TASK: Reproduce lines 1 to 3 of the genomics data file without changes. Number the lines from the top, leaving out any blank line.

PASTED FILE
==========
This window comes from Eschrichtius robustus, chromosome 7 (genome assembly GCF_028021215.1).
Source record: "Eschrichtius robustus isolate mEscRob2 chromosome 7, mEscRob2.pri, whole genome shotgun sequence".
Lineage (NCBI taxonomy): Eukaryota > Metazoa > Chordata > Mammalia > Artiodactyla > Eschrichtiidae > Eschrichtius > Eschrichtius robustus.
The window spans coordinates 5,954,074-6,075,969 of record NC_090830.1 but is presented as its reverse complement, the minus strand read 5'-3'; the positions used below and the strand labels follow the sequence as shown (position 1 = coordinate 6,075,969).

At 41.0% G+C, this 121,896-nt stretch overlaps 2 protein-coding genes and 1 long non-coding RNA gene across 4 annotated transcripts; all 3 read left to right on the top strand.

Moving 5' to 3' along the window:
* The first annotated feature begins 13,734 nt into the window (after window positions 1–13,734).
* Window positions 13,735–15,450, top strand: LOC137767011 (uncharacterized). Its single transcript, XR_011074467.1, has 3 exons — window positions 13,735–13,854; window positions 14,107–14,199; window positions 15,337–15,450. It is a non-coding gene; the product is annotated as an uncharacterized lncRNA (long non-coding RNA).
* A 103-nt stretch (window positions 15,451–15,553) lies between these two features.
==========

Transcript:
This window comes from Eschrichtius robustus, chromosome 7 (genome assembly GCF_028021215.1).
Source record: "Eschrichtius robustus isolate mEscRob2 chromosome 7, mEscRob2.pri, whole genome shotgun sequence".
Lineage (NCBI taxonomy): Eukaryota > Metazoa > Chordata > Mammalia > Artiodactyla > Eschrichtiidae > Eschrichtius > Eschrichtius robustus.